David Galef



When you ask her to send the email by noon,
She rolls her eyes and mutters, “Whatever.”
Is the point that she’ll do anything?
Of course, what she really means is “Never.”

When the system is down for the third time that day,
And IT, when called, says, “It is what it is,”
Sure, it’s a comment on outdated software,
But it also means clearly, the problem’s not his.

When you’re looking around for some kind of approval,
And the slow response is a measured “O-kay…”
Does that represent a wholesale endorsement,
Or is it, let’s face it, “I’d prefer not to say”?

And should you pursue this tiresome matter
To where they pronounce in that way, “We get it,”
Does that indicate an acceptance of sorts,
Or is it just rude, and they don’t regret it?

So you ask your new ex if she really hates you,
And the answer comes back as “Um, pretty much.”
What that signifies plain as day is “a great deal,”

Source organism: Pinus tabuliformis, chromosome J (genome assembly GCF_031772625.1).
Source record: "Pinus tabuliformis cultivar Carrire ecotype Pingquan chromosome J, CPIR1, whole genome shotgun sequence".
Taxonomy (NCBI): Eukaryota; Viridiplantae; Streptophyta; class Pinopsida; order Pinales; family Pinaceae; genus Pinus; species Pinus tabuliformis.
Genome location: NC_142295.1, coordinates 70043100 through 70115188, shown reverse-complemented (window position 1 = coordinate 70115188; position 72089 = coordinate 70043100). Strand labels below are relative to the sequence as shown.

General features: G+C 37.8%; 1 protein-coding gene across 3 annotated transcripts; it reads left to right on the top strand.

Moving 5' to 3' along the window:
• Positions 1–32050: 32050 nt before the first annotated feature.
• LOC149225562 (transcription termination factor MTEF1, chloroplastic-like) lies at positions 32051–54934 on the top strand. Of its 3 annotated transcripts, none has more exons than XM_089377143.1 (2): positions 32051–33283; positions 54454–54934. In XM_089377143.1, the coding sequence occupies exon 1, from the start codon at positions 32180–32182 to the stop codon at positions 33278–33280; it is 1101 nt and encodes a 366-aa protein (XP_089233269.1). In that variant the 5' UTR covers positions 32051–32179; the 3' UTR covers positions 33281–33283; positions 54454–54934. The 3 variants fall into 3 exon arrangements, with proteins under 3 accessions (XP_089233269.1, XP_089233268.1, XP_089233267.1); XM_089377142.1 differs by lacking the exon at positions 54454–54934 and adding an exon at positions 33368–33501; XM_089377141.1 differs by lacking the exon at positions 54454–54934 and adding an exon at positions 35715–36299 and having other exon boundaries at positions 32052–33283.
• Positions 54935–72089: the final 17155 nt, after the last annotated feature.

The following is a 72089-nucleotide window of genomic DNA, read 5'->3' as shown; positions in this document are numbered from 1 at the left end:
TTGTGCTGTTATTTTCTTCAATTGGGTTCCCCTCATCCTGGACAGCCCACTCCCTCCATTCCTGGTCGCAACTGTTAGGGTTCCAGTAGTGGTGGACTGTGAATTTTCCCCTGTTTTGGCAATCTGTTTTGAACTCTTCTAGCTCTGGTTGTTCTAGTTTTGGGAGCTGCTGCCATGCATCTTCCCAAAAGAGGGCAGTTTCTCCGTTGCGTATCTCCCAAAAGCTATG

Suggesting a subject that you shouldn’t touch.

Why, when you start an exciting new project,
Does your co-worker smile and say, “Good luck with that!”
It’s obviously not a real wish for success.
It’s an answer that galls, a response all too pat.

And if you proceed uneasily forward,
The co-worker adds, “How’s that working for you?”
Why are people so snarky, with malice aforethought?
Of course, I use all of those phrases, too.

Though better known as a fiction writer, David Galef has published a boatload of poems in The Yale Review, ShenandoahWitnessMeasure, etc., and was once the featured poet in Light. His two poetry books are Flaws and Kanji Poems, his two poem chapbooks Lists and Apocalypses. He’s a professor of English and the creative writing program director at Montclair State U. He is also the editor of Vestal Review, the oldest flash fiction magazine on the planet.